North West England. At BLACK-POOL a short but stirring campaign was held by J. Smyth. Many gathered to hear the Word of God and much interest was shown during door-to-door visitation. On the first night a man and his wife were saved and during the campaign three children of parents in fellowship accepted Christ. Believers were revived and given encouragement. Further signs of blessing have since been seen. A special effort was conducted by J. Baker at Bright Road, ECCLES, during February. One week was spent in house-to-house visitation. The second week, special gospel meetings were held in the hall with unsaved present each night. A good response was seen in the young people’s meetings. No visible fruit was seen but prayer continues for the work. Special meeting were conducted by David McMaster at Mauldeth Road, WITHINGTON, Manchester. House-to-house visitation preceded the campaign and strangers responded. Children’s meet-ings could have been better attended, but five children have since joined the Sunday School. During the three week campaign on each Wednesday, Senior Citizens were brought from the old folks Home for a tea and special gospel meeting. In Beulah Hall, OPENSHAW, D. Mcmaster held two weeks’ meetings – the area where he laboured in the Tent last year. Good meet-ings were held with the children and a number of mothers came regularly to the meetings. One lady, brought in from an-other district, accepted the Saviour. Some of the unsaved who came continue to attend the gospel meeting. We can pray that eventually they will find the Saviour. News comes in of the Liverpool assemblies Winter Rallies held at Bethany, HUYTON. Attendances were good and the ministry was helpful. These ended with a good Merseyside Easter Conference. In March a most encouraging campaign was held at HUYTON with J. Clunas. There were six known to have trusted Christ. Two young ladies have recently been baptized. They are now in fellowship in Bethany Hall. A two weeks’ campaign at Crete Hall, LIVERPOOL, was encouraging with Bob Watson. At least one came to Christ.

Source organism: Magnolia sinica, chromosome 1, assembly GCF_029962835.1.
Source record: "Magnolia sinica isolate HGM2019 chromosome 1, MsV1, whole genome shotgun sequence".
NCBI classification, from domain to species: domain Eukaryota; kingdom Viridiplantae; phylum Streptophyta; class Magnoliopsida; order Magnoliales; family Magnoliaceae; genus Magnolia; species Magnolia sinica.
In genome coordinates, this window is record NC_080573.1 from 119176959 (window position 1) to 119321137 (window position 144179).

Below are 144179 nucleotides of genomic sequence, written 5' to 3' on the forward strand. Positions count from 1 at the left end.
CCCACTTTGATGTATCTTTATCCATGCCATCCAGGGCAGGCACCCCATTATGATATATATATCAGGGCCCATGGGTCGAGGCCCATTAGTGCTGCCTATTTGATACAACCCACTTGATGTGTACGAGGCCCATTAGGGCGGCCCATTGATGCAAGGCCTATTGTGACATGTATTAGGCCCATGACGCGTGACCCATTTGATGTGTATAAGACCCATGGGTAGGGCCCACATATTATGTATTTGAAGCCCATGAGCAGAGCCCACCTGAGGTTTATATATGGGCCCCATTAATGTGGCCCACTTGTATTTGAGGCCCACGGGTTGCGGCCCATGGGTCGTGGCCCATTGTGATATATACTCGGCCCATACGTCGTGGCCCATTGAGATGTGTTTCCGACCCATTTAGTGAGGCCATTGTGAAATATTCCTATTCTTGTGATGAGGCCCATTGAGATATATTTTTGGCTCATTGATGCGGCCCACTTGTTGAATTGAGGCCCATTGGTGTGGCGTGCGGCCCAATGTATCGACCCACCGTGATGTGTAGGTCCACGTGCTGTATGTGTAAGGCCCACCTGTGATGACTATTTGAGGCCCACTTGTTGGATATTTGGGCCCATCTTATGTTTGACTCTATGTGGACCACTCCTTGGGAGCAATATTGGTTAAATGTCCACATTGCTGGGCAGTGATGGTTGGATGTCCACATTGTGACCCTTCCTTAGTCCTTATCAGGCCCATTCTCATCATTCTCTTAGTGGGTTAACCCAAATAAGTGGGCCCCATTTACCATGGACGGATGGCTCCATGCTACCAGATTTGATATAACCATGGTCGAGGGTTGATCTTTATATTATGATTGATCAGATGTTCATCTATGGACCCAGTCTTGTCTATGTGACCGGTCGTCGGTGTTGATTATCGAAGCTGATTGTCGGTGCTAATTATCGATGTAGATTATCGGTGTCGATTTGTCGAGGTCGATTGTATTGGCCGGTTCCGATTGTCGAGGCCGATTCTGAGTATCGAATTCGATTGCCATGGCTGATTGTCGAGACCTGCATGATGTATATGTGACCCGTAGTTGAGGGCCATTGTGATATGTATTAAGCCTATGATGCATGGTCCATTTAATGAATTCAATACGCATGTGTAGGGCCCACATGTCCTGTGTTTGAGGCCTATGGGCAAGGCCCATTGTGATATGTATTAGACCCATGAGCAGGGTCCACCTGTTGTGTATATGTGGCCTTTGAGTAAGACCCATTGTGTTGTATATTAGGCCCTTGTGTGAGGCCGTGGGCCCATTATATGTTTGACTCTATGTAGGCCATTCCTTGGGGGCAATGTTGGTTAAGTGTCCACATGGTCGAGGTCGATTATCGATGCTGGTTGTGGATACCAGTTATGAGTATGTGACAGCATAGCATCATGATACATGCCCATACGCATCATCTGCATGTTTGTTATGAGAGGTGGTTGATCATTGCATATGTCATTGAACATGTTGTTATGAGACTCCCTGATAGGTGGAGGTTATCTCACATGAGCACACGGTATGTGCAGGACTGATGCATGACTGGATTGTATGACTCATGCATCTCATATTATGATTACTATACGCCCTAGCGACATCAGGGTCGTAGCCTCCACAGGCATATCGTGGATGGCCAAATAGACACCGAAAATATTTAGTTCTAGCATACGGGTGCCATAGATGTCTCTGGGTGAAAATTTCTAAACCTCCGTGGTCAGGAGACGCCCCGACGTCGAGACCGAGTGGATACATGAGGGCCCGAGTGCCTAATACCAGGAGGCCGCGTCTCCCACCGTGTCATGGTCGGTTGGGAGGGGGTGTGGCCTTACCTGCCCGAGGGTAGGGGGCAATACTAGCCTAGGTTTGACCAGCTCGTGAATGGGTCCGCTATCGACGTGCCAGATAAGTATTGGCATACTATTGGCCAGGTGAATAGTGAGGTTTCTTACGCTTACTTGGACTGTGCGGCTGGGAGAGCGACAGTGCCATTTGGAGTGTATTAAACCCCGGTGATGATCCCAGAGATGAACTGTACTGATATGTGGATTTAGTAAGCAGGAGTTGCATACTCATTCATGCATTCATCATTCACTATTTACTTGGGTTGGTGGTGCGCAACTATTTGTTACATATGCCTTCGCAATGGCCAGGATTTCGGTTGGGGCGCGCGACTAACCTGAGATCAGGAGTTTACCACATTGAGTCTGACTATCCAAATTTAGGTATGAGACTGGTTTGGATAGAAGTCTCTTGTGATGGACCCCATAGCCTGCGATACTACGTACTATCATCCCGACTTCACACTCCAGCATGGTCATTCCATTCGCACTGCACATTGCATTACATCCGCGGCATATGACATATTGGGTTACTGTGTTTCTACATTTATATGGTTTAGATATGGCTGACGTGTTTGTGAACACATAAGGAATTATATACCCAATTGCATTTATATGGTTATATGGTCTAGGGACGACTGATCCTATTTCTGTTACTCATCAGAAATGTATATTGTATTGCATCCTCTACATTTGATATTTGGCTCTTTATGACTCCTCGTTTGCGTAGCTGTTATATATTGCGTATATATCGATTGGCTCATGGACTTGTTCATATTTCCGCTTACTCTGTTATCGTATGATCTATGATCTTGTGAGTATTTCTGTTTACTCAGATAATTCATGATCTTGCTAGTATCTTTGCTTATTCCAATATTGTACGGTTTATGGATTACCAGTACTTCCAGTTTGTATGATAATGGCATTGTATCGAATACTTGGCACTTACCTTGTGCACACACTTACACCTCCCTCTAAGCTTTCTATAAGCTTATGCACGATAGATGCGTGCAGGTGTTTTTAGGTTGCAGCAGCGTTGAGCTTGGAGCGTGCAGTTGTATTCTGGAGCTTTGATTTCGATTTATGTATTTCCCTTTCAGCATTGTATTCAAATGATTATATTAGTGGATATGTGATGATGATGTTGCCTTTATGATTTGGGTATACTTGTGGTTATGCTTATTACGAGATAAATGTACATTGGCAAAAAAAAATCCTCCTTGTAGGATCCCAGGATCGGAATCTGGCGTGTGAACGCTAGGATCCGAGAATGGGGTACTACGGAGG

Midlands. From Ruth Bourne, BIR-MINGHAM, comes further news of work among immigrant population. Each morn-ing during the Easter holidays a morning Bible Club was held in the community centre (which is mainly used to give Koranic teaching to the local children). An eleven year old girl was clearly saved. She was a Muslim and had first been con-tacted last August in a holiday club. She needs very much our prayers with others, who find hostility from non-Christian religion. There could be violent opposition to this girl’s testimony from her family. A visit was made to Gloucester prison by J. Hall. Good attention was given by the men as the Easter message was presented to them. One man wrote a poem expressing their appreciation for bringing Christ to them in prison. There was a hunger to talk over spiritual matters. One man expressed a desire to be a Christian but could not give up his wicked ways. This is a work calling for much prayer, as much wisdom is needed by those who visit the prison regularly. A regular visit is made to the prison by R. Chilvers, the Counties Evangelist.